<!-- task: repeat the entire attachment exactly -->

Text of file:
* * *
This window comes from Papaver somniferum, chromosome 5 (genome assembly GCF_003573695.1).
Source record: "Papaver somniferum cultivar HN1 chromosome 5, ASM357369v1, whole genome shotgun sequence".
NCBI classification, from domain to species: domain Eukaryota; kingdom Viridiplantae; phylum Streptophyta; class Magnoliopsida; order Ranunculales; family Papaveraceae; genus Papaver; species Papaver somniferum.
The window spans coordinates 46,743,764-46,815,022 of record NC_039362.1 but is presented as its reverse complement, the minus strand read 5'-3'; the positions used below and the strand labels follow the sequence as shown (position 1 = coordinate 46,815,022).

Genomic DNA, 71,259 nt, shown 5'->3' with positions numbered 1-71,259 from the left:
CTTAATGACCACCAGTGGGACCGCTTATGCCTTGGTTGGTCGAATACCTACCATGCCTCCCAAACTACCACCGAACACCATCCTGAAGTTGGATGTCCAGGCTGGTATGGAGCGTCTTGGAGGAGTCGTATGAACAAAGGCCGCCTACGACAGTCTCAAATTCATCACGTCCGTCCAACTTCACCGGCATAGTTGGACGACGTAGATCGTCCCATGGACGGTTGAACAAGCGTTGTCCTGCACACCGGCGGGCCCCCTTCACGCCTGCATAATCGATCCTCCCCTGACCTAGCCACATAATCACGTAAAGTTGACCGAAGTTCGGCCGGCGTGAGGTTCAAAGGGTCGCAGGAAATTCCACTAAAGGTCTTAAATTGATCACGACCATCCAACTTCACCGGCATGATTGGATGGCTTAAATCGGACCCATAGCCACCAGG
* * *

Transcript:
This window comes from Papaver somniferum, chromosome 5 (genome assembly GCF_003573695.1).
Source record: "Papaver somniferum cultivar HN1 chromosome 5, ASM357369v1, whole genome shotgun sequence".
NCBI classification, from domain to species: domain Eukaryota; kingdom Viridiplantae; phylum Streptophyta; class Magnoliopsida; order Ranunculales; family Papaveraceae; genus Papaver; species Papaver somniferum.
The window spans coordinates 46,743,764-46,815,022 of record NC_039362.1 but is presented as its reverse complement, the minus strand read 5'-3'; the positions used below and the strand labels follow the sequence as shown (position 1 = coordinate 46,815,022).

Genomic DNA, 71,259 nt, shown 5'->3' with positions numbered 1-71,259 from the left:
CTTAATGACCACCAGTGGGACCGCTTATGCCTTGGTTGGTCGAATACCTACCATGCCTCCCAAACTACCACCGAACACCATCCTGAAGTTGGATGTCCAGGCTGGTATGGAGCGTCTTGGAGGAGTCGTATGAACAAAGGCCGCCTACGACAGTCTCAAATTCATCACGTCCGTCCAACTTCACCGGCATAGTTGGACGACGTAGATCGTCCCATGGACGGTTGAACAAGCGTTGTCCTGCACACCGGCGGGCCCCCTTCACGCCTGCATAATCGATCCTCCCCTGACCTAGCCACATAATCACGTAAAGTTGACCGAAGTTCGGCCGGCGTGAGGTTCAAAGGGTCGCAGGAAATTCCACTAAAGGTCTTAAATTGATCACGACCATCCAACTTCACCGGCATGATTGGATGGCTTAAATCGGACCCATAGCCACCAGG